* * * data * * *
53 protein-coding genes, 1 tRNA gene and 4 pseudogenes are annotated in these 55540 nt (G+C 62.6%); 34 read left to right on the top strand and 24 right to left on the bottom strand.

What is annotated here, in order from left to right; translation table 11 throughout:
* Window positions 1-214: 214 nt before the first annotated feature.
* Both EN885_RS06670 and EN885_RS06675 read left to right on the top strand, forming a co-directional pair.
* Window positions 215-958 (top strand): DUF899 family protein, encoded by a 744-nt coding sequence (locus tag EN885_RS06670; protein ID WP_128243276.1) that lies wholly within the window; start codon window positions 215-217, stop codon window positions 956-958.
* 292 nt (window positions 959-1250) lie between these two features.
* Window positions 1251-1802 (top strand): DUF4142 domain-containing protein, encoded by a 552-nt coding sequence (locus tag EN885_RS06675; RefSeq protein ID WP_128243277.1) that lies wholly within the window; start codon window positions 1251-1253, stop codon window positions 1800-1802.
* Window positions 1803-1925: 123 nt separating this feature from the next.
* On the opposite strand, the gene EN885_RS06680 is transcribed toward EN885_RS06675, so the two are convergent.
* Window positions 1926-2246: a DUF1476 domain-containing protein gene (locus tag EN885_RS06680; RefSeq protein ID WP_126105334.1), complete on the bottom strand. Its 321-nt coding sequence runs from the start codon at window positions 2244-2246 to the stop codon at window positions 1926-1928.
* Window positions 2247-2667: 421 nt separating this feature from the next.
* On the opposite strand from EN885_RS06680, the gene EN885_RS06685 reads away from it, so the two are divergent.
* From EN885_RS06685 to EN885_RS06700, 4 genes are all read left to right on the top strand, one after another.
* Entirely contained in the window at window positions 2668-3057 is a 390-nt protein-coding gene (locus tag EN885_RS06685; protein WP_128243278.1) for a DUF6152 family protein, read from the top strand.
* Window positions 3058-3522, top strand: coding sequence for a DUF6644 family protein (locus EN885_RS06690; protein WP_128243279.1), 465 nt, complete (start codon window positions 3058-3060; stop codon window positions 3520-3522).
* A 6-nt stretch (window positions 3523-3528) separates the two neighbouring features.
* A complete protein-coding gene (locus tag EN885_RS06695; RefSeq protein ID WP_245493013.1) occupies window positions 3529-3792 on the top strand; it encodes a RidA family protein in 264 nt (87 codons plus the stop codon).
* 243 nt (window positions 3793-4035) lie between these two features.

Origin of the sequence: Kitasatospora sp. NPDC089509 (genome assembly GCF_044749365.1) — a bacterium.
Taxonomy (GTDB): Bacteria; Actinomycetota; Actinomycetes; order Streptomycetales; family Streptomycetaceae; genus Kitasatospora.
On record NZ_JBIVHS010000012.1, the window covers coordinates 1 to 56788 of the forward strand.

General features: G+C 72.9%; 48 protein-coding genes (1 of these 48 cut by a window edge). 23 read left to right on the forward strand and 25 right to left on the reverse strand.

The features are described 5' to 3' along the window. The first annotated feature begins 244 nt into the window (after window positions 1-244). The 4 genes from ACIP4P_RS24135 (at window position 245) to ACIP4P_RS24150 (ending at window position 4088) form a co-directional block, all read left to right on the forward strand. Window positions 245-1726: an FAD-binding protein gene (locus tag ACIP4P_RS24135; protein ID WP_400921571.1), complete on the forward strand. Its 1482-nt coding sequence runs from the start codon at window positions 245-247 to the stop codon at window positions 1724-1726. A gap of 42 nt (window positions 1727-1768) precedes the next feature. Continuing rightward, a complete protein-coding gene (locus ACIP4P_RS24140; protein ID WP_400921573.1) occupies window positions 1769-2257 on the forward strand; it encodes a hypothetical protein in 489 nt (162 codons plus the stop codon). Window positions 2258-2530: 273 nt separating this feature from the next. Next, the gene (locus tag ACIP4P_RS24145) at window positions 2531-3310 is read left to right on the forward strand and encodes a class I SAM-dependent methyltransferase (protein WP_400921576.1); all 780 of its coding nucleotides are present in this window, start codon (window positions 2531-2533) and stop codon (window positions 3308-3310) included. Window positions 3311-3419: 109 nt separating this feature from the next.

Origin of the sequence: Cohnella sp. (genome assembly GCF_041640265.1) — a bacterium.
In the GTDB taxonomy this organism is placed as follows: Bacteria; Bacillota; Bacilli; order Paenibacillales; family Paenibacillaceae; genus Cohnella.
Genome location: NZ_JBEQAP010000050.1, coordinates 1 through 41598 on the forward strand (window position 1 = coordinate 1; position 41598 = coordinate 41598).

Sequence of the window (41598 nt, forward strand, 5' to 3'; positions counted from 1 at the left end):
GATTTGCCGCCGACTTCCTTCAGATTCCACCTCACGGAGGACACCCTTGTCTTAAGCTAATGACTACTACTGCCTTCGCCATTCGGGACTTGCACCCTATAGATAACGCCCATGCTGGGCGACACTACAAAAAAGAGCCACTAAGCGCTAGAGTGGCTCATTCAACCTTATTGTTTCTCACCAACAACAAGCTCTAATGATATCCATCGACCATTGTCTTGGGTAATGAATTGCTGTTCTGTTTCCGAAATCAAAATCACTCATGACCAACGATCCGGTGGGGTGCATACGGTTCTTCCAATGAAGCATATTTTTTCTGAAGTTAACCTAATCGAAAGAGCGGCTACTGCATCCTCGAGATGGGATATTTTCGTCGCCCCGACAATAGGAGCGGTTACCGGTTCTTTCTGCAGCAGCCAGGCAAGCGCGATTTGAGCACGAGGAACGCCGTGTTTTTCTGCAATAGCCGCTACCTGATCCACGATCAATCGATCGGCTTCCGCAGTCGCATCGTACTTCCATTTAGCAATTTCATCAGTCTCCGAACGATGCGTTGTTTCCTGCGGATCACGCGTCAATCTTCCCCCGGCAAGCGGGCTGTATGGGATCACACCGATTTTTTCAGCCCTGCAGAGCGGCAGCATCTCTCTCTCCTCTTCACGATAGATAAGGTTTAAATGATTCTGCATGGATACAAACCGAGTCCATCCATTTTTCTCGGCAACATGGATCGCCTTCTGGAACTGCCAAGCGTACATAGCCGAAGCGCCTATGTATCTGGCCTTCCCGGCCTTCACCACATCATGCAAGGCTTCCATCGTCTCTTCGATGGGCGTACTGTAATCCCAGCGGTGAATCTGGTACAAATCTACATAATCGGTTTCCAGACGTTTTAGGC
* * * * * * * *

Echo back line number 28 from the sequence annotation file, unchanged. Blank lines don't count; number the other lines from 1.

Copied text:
GATTTGCCGCCGACTTCCTTCAGATTCCACCTCACGGAGGACACCCTTGTCTTAAGCTAATGACTACTACTGCCTTCGCCATTCGGGACTTGCACCCTATAGATAACGCCCATGCTGGGCGACACTACAAAAAAGAGCCACTAAGCGCTAGAGTGGCTCATTCAACCTTATTGTTTCTCACCAACAACAAGCTCTAATGATATCCATCGACCATTGTCTTGGGTAATGAATTGCTGTTCTGTTTCCGAAATCAAAATCACTCATGACCAACGATCCGGTGGGGTGCATACGGTTCTTCCAATGAAGCATATTTTTTCTGAAGTTAACCTAATCGAAAGAGCGGCTACTGCATCCTCGAGATGGGATATTTTCGTCGCCCCGACAATAGGAGCGGTTACCGGTTCTTTCTGCAGCAGCCAGGCAAGCGCGATTTGAGCACGAGGAACGCCGTGTTTTTCTGCAATAGCCGCTACCTGATCCACGATCAATCGATCGGCTTCCGCAGTCGCATCGTACTTCCATTTAGCAATTTCATCAGTCTCCGAACGATGCGTTGTTTCCTGCGGATCACGCGTCAATCTTCCCCCGGCAAGCGGGCTGTATGGGATCACACCGATTTTTTCAGCCCTGCAGAGCGGCAGCATCTCTCTCTCCTCTTCACGATAGATAAGGTTTAAATGATTCTGCATGGATACAAACCGAGTCCATCCATTTTTCTCGGCAACATGGATCGCCTTCTGGAACTGCCAAGCGTACATAGCCGAAGCGCCTATGTATCTGGCCTTCCCGGCCTTCACCACATCATGCAAGGCTTCCATCGTCTCTTCGATGGGCGTACTGTAATCCCAGCGGTGAATCTGGTACAAATCTACATAATCGGTTTCCAGACGTTTTAGGC